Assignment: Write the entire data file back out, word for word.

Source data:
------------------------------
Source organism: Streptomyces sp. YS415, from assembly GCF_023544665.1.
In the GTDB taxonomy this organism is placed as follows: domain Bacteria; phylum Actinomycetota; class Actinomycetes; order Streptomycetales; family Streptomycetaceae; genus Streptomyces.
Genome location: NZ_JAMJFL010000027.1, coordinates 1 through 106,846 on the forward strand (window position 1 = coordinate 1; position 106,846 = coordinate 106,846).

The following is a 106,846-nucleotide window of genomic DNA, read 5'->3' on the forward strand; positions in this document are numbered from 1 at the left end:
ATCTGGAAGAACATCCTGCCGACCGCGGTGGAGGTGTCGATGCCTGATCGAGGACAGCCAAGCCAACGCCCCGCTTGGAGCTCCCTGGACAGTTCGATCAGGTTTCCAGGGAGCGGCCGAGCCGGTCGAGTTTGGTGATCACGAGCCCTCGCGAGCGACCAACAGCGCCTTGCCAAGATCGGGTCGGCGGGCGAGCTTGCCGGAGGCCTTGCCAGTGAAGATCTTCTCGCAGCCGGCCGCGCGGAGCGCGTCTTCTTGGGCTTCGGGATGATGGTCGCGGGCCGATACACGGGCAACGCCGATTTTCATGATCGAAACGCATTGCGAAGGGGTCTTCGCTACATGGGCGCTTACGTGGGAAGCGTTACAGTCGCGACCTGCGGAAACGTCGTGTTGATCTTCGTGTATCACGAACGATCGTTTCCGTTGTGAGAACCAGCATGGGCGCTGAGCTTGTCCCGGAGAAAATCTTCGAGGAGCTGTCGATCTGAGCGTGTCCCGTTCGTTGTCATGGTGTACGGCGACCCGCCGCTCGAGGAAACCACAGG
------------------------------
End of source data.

Source organism: Streptomyces sp. YS415, from assembly GCF_023544665.1.
In the GTDB taxonomy this organism is placed as follows: domain Bacteria; phylum Actinomycetota; class Actinomycetes; order Streptomycetales; family Streptomycetaceae; genus Streptomyces.
Genome location: NZ_JAMJFL010000027.1, coordinates 1 through 106,846 on the forward strand (window position 1 = coordinate 1; position 106,846 = coordinate 106,846).

The following is a 106,846-nucleotide window of genomic DNA, read 5'->3' on the forward strand; positions in this document are numbered from 1 at the left end:
ATCTGGAAGAACATCCTGCCGACCGCGGTGGAGGTGTCGATGCCTGATCGAGGACAGCCAAGCCAACGCCCCGCTTGGAGCTCCCTGGACAGTTCGATCAGGTTTCCAGGGAGCGGCCGAGCCGGTCGAGTTTGGTGATCACGAGCCCTCGCGAGCGACCAACAGCGCCTTGCCAAGATCGGGTCGGCGGGCGAGCTTGCCGGAGGCCTTGCCAGTGAAGATCTTCTCGCAGCCGGCCGCGCGGAGCGCGTCTTCTTGGGCTTCGGGATGATGGTCGCGGGCCGATACACGGGCAACGCCGATTTTCATGATCGAAACGCATTGCGAAGGGGTCTTCGCTACATGGGCGCTTACGTGGGAAGCGTTACAGTCGCGACCTGCGGAAACGTCGTGTTGATCTTCGTGTATCACGAACGATCGTTTCCGTTGTGAGAACCAGCATGGGCGCTGAGCTTGTCCCGGAGAAAATCTTCGAGGAGCTGTCGATCTGAGCGTGTCCCGTTCGTTGTCATGGTGTACGGCGACCCGCCGCTCGAGGAAACCACAGG